The other theory is that the rod is something like a shepherds staff, used to guide sheep back into the herd and also a visual for sheep so they know who their master is. The rod could be used to discipline the one who strays. Likewise when a child misbehaves and veers off the path set out for him by his father, the rod is used to steer him back on to that path.
David in Psalm 23:4 talks about how the Lord’s rod is a comfort to him in times of trouble. Jesus says in Luke 17:2 that it’d be better for a person to have a millstone tied around their necks and thrown into the sea than to cause a little one to stumble. Ephesians 6:4 tells fathers not to provoke their children to anger, King James says it this way “And, ye fathers, provoke not your children to wrath: but bring them up in the nurture and admonition of the Lord.”
Quoting Proverbs as justification for spanking is a pet peeve of mine because most don’t even know what it actually says, and others spank because they were spanked with Proverbs 13:24 as the reason why.
Now listen, this is not an anti-spanking blog, I get why sometimes it’s needed. I have been in grocery stores and seen a child misbehaving and thought to myself that all he needs is a good spanking. But if there is one thing I’ve learned from being a parent in the year 2017 it’s that the one-size-fits-all method of discipline is total crap.
I am bothered by the blogs I read that sound more like nostalgia than parenting advice and yet perceived to be coming from those who’ve won the ‘parent of the year’ award every year since becoming parents.
My parents were great, but let’s face it if we were to ask them if they made mistakes I’m sure they would confess that they did. There were times when I bet they looked at us kids and thought that we were spoiled. And I can remember the speeches about what they went through as kids. It’s normal to look back at years gone by and it’s good to look at those memories fondly, but to say that this is how my parents were raised, this is how I was raised and that’s how you’re going to be raised is foolish if you ask me. And, since we’re quoting the Bible, do a search of how many times we’re told to be gentle, loving and supportive and then come back to me with why spanking is the only good option for parents of any time.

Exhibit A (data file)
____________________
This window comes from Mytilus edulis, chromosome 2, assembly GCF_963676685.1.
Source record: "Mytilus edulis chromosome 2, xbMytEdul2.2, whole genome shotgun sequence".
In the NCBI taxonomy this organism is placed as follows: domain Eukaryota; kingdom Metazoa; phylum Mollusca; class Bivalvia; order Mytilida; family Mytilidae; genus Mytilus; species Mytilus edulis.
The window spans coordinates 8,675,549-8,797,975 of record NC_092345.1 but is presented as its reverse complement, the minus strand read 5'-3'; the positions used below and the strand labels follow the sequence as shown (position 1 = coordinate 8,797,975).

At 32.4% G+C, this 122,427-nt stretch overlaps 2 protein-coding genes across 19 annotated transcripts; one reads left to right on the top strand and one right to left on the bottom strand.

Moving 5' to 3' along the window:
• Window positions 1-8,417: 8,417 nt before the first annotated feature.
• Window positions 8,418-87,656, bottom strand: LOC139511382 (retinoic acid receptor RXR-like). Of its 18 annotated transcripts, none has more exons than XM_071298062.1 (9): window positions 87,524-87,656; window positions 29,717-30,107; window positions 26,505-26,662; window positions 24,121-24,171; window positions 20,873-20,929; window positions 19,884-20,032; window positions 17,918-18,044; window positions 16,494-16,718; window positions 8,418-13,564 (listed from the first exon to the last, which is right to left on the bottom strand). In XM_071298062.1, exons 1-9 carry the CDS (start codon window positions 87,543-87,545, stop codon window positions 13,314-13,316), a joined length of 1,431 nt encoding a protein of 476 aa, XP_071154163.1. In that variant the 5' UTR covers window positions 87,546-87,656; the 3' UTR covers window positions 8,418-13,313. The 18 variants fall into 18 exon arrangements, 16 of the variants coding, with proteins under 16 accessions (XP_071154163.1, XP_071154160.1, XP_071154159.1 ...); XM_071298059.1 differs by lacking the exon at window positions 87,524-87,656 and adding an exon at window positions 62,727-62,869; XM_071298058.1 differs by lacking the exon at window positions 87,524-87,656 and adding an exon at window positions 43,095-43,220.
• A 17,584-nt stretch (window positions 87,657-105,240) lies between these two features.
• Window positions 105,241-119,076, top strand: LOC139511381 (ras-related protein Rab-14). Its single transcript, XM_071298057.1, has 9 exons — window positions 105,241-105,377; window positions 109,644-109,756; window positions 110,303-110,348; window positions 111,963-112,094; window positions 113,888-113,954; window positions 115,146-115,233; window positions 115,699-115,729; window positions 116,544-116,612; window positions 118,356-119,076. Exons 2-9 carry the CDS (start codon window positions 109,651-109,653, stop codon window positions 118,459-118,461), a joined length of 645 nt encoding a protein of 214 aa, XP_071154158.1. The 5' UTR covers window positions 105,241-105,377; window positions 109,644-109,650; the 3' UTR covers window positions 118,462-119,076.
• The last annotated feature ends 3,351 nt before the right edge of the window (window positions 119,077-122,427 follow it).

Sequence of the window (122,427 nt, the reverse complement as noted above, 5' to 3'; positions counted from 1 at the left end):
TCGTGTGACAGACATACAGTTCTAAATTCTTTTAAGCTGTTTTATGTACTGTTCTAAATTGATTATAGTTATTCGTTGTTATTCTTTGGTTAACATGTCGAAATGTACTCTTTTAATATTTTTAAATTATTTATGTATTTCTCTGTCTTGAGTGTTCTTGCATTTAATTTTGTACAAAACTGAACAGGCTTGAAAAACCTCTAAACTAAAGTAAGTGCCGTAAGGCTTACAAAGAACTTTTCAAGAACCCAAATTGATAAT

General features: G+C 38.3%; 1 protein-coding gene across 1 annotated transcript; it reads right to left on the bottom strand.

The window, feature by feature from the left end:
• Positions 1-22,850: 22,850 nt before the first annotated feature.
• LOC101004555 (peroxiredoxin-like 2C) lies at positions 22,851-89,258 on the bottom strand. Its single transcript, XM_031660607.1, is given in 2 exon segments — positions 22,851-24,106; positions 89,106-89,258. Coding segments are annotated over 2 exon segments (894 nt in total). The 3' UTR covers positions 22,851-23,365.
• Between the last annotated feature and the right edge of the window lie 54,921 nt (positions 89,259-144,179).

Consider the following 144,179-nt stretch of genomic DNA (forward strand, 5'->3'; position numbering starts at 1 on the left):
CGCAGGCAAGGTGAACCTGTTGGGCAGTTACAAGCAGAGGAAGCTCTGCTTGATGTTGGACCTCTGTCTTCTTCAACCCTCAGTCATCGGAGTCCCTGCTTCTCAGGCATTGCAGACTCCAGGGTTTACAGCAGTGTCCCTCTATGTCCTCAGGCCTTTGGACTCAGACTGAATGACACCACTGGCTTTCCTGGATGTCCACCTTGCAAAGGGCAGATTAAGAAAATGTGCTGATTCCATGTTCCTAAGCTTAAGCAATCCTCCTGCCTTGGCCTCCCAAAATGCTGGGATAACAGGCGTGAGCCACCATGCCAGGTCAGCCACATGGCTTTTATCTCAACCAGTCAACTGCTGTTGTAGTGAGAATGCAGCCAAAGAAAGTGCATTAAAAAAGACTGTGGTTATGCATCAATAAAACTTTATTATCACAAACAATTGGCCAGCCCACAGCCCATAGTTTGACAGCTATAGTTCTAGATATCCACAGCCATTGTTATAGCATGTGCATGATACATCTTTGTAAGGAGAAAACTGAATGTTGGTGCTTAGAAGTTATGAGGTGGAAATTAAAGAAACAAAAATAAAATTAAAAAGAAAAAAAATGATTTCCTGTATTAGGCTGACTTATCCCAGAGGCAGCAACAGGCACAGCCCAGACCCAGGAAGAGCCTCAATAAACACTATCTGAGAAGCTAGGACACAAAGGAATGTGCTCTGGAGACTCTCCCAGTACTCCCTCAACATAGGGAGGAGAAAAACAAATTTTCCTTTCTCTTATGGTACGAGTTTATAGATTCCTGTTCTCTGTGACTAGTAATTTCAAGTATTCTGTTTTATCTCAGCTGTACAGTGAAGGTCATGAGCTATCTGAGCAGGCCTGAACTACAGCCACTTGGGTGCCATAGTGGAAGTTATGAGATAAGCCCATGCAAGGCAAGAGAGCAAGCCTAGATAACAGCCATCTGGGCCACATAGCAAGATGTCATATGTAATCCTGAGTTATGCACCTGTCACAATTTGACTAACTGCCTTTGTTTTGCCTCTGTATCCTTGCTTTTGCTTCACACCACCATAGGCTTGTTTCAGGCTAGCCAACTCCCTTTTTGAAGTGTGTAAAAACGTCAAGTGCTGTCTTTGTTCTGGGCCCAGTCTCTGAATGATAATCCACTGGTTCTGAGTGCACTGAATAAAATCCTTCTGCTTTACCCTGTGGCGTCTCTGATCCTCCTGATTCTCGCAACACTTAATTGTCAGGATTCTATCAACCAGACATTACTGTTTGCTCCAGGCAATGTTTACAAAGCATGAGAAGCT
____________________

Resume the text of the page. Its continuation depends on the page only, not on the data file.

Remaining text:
So yes, my kids get to play on iPads, they have both a Nintendo Wii and a PlayStation. We do family outings to the movies, they have a lot of toys and lack very little. When I was a kid I didn’t have those things, I had parents who loved me and so do my boys.
There is no parenting book out there that can answer all of life’s questions because every parent in every generation faces unique scenarios and the variables are endless. We all try our best and we all make mistakes but for goodness sake, please stop posting blogs about how it was better back then. Don’t you want your kids to look back and think they had a great childhood? Or are they gonna say “all mom and dad ever talked about was how we were spoiled and their childhood was better”?